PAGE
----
Unsure of what the future holds, Whitner is working out in Miami anxiously waiting for the NFL labor dispute to end while making sure to keep every one of his options open.
And yes, Whitner told The Associated Press by phone on Thursday, his future could include returning to play in Buffalo no matter what his critics -- "haters," he refers to them -- on Twitter might think.
"Twitter is fun. I don't mind being cussed out," said Whitner, who in recent days has exchanged messages on Twitter with those who have referred to him as "whiny," and called him "a joke."
"Bills fans are very passionate. It has to go on someone, and I'm not going to hide from it," Whitner said. "I believe when I get back to Buffalo and help turn this thing around, everything will be forgotten."
Whitner's reference to "when I get back" also was a way for him to respond to comments that Nix made this past week about the player's future.
"He actually said he didn't think I wanted to be there so I wouldn't," Whitner said, referring to what Nix had told a Buffalo radio station. "Well, I have something to say about that. I don't think I've ever said that I don't want to be there. I do want to be a Buffalo Bill."
There is a big condition, though, for that to become a reality.
Whitner acknowledged his return to Buffalo would depend on the Bills sweetening the last contract offer they made to him in December.
What's unclear is whether Buffalo's 2006 first-round draft pick will be eligible to be a free agent in the first place after his five-year contract expired at the end of last season. The Bills did tender Whitner a one-year contract before the lockout began, and his status will depend on what rules are in place once the NFL is back in business.
If that means playing at least one more season in Buffalo, Whitner's fine with that.
"I wouldn't have any problem with that," Whitner said. "I'm not going to go in there and be a cancer to the football team. I'm not going to go in there and act out of character. I'm going to go in there and do what I've been doing for the past five years. I'm going to lead."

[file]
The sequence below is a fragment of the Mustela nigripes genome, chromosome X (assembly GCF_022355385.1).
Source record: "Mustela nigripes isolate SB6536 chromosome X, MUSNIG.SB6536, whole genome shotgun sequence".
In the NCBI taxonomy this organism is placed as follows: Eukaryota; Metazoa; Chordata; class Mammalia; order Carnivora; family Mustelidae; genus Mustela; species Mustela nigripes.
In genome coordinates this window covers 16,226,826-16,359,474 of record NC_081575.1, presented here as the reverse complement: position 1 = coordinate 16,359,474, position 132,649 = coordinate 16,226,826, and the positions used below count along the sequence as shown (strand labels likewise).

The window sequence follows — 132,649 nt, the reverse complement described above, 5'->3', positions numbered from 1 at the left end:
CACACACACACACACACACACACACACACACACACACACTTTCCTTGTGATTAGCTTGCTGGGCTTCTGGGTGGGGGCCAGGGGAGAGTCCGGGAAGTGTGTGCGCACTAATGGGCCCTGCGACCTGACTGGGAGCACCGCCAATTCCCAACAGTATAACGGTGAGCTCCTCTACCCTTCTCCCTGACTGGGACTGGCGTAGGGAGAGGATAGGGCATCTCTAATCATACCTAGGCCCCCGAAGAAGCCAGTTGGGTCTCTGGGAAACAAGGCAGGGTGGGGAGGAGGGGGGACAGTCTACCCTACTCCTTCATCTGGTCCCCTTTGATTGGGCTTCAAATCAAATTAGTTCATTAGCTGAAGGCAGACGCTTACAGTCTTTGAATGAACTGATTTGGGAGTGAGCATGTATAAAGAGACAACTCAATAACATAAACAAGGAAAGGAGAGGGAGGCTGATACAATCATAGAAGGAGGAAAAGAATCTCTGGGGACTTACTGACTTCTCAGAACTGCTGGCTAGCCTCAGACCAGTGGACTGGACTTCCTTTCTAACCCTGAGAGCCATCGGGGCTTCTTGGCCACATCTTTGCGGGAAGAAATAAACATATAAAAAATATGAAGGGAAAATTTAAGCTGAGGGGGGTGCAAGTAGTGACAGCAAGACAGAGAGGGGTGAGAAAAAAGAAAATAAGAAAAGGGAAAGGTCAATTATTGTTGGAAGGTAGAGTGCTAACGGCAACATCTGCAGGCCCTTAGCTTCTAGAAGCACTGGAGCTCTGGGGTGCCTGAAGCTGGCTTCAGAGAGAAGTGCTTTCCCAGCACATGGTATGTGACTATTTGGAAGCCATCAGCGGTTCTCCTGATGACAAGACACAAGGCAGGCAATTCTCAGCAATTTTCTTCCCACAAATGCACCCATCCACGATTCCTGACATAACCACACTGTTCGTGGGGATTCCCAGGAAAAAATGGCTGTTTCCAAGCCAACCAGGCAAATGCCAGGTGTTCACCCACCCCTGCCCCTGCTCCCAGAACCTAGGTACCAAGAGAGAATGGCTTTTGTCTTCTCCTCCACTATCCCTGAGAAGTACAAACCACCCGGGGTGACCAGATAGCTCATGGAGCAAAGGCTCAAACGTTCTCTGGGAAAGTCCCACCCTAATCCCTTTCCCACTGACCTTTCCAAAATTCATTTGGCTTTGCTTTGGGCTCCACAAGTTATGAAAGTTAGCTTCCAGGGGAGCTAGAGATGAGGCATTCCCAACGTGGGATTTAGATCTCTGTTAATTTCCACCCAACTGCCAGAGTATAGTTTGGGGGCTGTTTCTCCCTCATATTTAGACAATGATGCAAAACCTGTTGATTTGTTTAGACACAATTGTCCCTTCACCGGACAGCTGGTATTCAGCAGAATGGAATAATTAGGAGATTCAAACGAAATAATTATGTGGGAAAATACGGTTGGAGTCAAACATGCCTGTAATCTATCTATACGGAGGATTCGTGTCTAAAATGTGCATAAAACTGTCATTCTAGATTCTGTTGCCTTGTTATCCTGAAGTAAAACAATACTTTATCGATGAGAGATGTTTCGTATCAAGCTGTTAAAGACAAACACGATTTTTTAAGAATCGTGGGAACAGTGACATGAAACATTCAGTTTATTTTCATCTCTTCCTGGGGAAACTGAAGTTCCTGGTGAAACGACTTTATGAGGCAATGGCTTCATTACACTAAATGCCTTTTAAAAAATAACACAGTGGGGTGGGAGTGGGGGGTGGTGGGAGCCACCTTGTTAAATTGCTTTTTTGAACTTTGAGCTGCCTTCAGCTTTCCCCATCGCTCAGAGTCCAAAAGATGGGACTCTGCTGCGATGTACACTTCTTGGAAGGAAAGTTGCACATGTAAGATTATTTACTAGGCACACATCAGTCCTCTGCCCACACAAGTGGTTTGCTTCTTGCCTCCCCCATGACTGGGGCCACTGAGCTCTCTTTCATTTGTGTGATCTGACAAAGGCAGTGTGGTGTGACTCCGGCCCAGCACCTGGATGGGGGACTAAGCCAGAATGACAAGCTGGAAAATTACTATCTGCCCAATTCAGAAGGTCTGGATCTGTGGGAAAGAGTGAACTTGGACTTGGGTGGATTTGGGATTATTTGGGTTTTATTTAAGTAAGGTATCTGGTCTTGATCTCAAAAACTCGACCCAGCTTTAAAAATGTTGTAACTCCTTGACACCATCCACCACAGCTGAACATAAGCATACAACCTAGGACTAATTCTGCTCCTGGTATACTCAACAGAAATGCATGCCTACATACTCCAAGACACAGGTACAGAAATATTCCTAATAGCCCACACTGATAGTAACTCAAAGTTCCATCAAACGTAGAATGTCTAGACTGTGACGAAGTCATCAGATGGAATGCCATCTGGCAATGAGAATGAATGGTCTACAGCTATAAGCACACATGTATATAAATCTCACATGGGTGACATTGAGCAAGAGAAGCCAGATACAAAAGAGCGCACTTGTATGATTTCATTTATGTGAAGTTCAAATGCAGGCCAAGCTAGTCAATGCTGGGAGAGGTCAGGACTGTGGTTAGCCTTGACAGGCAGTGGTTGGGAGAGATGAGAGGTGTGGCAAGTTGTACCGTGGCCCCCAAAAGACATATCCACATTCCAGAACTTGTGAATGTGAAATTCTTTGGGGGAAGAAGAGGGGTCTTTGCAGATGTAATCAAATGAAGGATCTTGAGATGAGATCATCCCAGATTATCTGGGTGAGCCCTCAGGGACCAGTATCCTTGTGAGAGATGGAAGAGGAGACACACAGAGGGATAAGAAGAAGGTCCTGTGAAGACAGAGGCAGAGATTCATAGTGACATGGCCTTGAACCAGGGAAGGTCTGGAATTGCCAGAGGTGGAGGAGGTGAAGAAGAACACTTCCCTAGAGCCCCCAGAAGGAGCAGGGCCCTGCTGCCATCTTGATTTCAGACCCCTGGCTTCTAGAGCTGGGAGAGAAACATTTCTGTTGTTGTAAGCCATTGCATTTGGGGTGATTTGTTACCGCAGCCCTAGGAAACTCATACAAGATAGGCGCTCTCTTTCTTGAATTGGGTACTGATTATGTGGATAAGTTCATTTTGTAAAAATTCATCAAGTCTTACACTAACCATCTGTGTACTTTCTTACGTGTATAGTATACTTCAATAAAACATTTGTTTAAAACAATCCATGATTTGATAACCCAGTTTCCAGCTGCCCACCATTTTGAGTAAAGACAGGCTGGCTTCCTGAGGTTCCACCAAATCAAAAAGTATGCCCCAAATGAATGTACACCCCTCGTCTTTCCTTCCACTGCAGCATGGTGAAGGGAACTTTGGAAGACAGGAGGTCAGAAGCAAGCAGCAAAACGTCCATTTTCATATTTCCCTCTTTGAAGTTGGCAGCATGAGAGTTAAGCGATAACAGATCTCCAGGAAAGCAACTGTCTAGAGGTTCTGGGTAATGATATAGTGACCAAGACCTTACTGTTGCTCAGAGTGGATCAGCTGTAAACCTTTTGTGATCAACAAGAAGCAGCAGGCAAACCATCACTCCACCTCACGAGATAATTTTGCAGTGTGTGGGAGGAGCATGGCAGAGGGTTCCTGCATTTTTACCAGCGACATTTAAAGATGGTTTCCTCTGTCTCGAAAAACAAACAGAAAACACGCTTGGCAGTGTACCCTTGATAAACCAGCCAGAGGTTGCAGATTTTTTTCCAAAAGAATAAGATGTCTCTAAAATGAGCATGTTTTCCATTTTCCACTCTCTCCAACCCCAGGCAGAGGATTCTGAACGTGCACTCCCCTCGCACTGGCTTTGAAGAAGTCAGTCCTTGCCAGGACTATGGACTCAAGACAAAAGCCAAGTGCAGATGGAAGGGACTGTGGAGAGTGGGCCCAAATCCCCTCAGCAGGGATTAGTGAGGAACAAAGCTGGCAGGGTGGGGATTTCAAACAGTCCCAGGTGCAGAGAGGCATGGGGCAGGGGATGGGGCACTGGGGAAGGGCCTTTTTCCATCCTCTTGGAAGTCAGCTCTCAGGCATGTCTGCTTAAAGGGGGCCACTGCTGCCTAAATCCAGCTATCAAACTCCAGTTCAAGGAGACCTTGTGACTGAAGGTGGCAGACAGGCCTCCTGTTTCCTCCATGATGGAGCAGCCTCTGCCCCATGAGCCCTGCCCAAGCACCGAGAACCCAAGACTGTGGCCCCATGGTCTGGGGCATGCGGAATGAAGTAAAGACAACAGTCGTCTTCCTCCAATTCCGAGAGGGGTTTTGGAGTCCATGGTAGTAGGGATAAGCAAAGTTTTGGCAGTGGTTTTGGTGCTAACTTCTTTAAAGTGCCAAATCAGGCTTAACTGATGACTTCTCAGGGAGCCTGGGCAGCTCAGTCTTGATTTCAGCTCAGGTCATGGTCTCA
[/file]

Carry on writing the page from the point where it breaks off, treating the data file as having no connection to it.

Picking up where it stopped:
In one of his first interviews since the season ended, Whitner also explained why he left Buffalo in such a rush by cleaning out his locker without speaking to reporters one day after the Bills' season finale. Whitner said he was so disappointed with his contract talks that he wanted to avoid answering questions so not to put himself in position to say something he might regret.
"That morning, I got up very, very early. I went in there, took my physical, cleaned out my locker and went home," Whitner said. "And that was the end of that. It had nothing to do with the Buffalo Bills, Chan Gailey or Buddy Nix."
Whitner has had an unsettling tenure in Buffalo. Though one of the team's defensive leaders and most consistent tacklers, Whitner has been part of a unit that has ranked 15th or better in yards allowed only once during his five seasons.
The Bills finished 24th last season and were particularly porous against the run in allowing 200 rushing yards eight times.
Though he had 138 tackles to break the 100-mark for the third time in his career, Whitner's other numbers remain down. He had only one interception to up his career total to five. Whitner also has just 1.5 career sacks and five forced fumbles.
That's not the type of impact the Bills were expecting from a player they selected with the No. 8 pick out of Ohio State. But Whitner isn't happy with his production either.
"I still have room to improve and to show people that I can make those plays," he said. "I understand this football season I continue to have something to prove. And that's what I'm striving for."
Love him or hate him, it's a message Whitner can't help but share to the 15,000-plus followers of his Twitter account.
Shortly before the interview, Whitner posted this message: "Hello to my haters. Yall can't faze me."
Copyright 2011 by The Associated Press